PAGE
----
Attuning: old music

I always listen to old music. it’s like the sonic equivalent of stargazing. The sounds (light) may have taken a while to get here, but it still sounds cracklin’ fresh to me (twinkles brightly). I’m lucky to have fallen in with musicians that share the love of classic song-craft with virtuosity that enables us to compose and play new music that draws on its power. It’s a dream come true for me to be able to contribute to the writing & playing of the songs we make.

If I started writing about some of the antique music I love I’d never stop. It’d be a ‘Coldest 100’.  These are just some tracks I’m into right now, even though they’re not ‘now’ at all.

The Mills Brothers – How’m I Doin’, Hey, Hey

This song is so stylishly arranged and performed it drives me nuts. Once it’s in your head it stays there. In this period you don’t have to look very far to find a brilliant popular song soaked in innuendo. Today it’s the opposite: songs that seem rude are actually soaking in conservatism: the apparently revolutionary is actually reactionary. None of that stuff is cool. This is cool.

Al Bowlly –  Careless

I’ve written about Al Bowlly before, and I still listen to him all the time. Careless features a rare example of him scatting, but beyond that I just find the song very moving, especially the lyrics.

Jerry Lewis Does the Dishes

Not strictly music in performance, more music as performance. I only stumbled on this recently, and I wish I’d found it when I was 19 and trying to do the same thing to violin concertos. I recognise the impulse to physicalize music, though I’m not sure my nostalgia extends to watching a whole Jerry Lee Lewis movie.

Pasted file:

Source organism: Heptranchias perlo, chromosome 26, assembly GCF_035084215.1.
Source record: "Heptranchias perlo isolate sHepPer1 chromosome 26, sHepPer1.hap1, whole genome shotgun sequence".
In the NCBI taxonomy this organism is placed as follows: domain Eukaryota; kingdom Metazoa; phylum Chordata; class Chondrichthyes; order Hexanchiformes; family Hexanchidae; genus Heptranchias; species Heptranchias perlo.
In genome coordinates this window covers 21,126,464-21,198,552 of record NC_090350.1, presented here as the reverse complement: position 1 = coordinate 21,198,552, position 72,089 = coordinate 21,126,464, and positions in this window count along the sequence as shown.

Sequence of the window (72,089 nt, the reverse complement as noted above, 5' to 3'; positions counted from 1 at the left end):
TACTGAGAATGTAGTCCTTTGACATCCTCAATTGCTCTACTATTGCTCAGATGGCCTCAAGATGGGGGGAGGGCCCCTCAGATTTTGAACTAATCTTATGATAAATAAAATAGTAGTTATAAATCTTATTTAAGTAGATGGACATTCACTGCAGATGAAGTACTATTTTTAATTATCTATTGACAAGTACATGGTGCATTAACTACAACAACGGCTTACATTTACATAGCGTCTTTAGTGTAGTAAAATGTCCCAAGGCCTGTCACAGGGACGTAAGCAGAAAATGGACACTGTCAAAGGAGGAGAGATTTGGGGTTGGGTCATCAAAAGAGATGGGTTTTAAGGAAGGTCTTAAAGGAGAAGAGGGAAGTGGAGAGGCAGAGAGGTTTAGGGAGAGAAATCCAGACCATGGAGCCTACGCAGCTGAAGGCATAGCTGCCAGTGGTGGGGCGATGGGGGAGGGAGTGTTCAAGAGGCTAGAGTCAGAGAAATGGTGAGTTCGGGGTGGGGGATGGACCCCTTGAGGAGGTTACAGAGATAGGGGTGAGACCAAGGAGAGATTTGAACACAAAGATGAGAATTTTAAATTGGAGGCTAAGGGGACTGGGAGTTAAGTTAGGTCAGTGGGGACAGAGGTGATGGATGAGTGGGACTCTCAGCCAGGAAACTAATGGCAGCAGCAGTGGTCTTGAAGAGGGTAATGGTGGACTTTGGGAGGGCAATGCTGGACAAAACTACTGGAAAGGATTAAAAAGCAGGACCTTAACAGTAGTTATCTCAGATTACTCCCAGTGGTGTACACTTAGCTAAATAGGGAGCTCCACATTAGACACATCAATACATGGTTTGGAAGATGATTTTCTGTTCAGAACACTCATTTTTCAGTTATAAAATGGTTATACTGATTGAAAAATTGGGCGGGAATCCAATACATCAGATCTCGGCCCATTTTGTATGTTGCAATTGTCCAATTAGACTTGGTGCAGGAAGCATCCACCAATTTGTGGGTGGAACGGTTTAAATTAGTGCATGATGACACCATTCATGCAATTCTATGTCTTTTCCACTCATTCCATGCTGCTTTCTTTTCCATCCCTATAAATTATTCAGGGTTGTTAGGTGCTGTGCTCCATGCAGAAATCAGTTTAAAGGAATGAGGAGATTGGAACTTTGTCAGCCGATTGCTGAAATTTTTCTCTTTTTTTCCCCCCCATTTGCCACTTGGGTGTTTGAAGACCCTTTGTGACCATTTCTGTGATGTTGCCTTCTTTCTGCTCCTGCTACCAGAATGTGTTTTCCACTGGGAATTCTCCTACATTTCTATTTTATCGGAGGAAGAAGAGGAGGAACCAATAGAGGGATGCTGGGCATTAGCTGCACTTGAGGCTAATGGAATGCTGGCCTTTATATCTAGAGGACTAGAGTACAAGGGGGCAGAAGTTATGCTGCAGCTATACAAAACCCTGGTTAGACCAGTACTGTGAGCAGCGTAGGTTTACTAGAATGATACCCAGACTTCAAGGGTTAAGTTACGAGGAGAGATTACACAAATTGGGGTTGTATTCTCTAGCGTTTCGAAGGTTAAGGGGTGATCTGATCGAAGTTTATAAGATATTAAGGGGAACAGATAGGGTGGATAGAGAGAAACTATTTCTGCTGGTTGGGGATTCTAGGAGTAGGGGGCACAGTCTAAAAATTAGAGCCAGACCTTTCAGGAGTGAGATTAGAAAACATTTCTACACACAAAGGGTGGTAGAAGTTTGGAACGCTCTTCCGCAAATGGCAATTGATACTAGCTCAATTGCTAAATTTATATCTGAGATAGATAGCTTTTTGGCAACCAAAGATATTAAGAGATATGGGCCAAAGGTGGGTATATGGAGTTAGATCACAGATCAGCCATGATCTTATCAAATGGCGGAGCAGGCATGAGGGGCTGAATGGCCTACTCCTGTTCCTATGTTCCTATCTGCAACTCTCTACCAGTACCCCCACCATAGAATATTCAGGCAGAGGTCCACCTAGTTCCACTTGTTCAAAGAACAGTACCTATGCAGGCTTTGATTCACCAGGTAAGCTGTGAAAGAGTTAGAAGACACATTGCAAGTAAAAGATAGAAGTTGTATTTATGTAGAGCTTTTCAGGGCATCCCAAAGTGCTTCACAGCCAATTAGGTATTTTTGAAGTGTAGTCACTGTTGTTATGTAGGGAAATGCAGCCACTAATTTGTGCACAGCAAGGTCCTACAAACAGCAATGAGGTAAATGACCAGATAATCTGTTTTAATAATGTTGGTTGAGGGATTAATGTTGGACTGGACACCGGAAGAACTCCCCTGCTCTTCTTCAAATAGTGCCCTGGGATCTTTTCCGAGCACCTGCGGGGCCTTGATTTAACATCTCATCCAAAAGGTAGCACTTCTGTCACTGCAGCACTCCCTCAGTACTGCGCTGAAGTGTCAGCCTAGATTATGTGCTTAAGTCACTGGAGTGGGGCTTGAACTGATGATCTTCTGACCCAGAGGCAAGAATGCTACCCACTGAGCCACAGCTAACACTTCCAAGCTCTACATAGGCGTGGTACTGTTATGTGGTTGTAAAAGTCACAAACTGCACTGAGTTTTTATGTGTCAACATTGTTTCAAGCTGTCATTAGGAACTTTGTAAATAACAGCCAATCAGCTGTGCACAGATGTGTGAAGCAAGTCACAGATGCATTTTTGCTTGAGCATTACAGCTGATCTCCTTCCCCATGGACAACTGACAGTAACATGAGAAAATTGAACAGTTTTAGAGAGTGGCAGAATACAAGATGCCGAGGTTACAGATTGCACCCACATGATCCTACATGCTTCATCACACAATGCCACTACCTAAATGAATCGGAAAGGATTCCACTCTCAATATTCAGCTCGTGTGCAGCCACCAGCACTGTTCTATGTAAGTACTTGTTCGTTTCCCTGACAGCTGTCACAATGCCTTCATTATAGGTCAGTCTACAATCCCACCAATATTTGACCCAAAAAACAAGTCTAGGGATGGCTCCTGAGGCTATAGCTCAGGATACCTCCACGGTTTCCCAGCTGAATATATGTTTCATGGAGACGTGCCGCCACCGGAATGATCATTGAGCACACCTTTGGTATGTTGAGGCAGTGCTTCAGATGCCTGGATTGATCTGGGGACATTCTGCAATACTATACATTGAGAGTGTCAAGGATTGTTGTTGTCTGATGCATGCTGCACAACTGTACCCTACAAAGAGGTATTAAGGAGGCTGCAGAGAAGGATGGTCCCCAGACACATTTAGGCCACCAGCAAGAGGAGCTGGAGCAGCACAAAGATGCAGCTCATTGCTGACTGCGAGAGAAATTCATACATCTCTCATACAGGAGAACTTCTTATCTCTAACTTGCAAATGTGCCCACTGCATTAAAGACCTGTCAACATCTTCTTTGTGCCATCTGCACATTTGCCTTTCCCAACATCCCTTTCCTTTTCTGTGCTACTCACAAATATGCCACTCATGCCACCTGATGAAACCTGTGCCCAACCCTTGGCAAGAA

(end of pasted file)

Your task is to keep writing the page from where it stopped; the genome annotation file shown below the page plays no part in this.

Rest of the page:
Boswell Sisters  – Rock and Roll

Samuel Vincent pointed me in the direction of this group, and I’ve been thinking of them as I’ve been writing lyrics for The Pockets. There’s a lot of good Boswell Sisters songs out there: I chose this one for the highly theatrical vision. THIS is REAL rock and roll.

Frank Sinatra – Deep in a Dream

In the Wee Small Hours is a great album, but it’s a tough listen from beginning to end. Sadder than Nick Drake. The songs are perfectly curated, the arrangement subtly (or not so subtly… listen to 1:58 here) providing the atmosphere where these songs, and that voice, evolve into something beautiful. That these songs were performed live with an orchestra adds to their remarkable quality as audio artefacts.

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